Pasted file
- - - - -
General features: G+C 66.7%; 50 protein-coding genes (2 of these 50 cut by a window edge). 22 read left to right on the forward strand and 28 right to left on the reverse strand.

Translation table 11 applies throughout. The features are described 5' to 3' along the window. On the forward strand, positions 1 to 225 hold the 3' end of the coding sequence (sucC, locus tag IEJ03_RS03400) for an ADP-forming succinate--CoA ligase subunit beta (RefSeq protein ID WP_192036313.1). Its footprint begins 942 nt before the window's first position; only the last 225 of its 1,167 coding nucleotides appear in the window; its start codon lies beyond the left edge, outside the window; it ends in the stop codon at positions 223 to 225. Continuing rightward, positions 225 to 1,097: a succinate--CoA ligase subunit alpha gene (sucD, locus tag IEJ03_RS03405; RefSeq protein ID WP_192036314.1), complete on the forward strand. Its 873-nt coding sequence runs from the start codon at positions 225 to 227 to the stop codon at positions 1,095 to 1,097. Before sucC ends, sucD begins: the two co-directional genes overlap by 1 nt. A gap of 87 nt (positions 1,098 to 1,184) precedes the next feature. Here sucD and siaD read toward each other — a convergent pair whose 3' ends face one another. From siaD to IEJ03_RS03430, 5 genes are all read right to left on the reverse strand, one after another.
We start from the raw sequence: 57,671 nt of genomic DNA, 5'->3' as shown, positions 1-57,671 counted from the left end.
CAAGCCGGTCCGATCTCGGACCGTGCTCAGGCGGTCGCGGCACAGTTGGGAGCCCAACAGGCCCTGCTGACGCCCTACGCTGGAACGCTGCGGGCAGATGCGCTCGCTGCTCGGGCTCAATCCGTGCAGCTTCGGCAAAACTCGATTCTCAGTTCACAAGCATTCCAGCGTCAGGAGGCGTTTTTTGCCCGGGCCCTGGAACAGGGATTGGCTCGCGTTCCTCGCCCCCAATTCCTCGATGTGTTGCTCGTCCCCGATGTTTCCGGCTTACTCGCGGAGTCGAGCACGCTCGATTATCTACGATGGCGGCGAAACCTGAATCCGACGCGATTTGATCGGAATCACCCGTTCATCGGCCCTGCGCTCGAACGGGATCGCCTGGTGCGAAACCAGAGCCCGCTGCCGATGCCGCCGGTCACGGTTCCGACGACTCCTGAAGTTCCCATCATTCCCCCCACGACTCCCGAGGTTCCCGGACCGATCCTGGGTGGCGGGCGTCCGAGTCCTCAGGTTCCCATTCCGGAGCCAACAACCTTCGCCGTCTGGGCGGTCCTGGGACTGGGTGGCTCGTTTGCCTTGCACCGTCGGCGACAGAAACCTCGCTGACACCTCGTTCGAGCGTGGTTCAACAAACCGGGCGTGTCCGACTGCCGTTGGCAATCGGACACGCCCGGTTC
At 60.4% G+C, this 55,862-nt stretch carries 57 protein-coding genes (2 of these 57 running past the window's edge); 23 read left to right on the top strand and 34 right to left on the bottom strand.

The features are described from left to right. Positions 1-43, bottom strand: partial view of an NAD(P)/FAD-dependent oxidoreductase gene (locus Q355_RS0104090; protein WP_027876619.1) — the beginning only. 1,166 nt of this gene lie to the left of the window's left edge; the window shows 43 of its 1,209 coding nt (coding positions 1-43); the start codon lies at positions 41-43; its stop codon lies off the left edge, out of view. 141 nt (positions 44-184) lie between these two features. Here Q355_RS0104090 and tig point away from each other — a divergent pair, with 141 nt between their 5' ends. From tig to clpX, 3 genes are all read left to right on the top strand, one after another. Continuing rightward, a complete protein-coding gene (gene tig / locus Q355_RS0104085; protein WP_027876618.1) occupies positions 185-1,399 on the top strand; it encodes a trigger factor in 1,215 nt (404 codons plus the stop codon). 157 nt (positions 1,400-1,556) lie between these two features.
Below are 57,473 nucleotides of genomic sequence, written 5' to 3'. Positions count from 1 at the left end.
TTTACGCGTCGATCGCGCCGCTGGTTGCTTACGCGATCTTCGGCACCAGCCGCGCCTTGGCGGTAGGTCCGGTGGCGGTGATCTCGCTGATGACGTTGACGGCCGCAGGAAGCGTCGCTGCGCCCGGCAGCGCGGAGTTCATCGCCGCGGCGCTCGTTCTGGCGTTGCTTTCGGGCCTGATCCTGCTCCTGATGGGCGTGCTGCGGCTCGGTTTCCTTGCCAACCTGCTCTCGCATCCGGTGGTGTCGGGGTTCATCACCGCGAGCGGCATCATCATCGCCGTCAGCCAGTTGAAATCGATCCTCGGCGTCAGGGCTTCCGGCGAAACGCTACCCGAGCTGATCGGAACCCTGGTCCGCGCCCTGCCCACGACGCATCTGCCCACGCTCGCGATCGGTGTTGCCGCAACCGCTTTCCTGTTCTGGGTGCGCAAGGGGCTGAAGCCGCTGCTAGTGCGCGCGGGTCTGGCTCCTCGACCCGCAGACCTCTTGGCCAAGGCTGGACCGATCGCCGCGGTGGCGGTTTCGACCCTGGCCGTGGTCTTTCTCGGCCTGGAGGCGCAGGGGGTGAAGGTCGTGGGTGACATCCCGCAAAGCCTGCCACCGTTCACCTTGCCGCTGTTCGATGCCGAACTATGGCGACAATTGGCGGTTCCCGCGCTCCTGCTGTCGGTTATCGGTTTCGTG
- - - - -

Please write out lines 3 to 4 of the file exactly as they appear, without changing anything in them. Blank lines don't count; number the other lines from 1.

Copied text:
We start from the raw sequence: 57,671 nt of genomic DNA, 5'->3' as shown, positions 1-57,671 counted from the left end.
CAAGCCGGTCCGATCTCGGACCGTGCTCAGGCGGTCGCGGCACAGTTGGGAGCCCAACAGGCCCTGCTGACGCCCTACGCTGGAACGCTGCGGGCAGATGCGCTCGCTGCTCGGGCTCAATCCGTGCAGCTTCGGCAAAACTCGATTCTCAGTTCACAAGCATTCCAGCGTCAGGAGGCGTTTTTTGCCCGGGCCCTGGAACAGGGATTGGCTCGCGTTCCTCGCCCCCAATTCCTCGATGTGTTGCTCGTCCCCGATGTTTCCGGCTTACTCGCGGAGTCGAGCACGCTCGATTATCTACGATGGCGGCGAAACCTGAATCCGACGCGATTTGATCGGAATCACCCGTTCATCGGCCCTGCGCTCGAACGGGATCGCCTGGTGCGAAACCAGAGCCCGCTGCCGATGCCGCCGGTCACGGTTCCGACGACTCCTGAAGTTCCCATCATTCCCCCCACGACTCCCGAGGTTCCCGGACCGATCCTGGGTGGCGGGCGTCCGAGTCCTCAGGTTCCCATTCCGGAGCCAACAACCTTCGCCGTCTGGGCGGTCCTGGGACTGGGTGGCTCGTTTGCCTTGCACCGTCGGCGACAGAAACCTCGCTGACACCTCGTTCGAGCGTGGTTCAACAAACCGGGCGTGTCCGACTGCCGTTGGCAATCGGACACGCCCGGTTC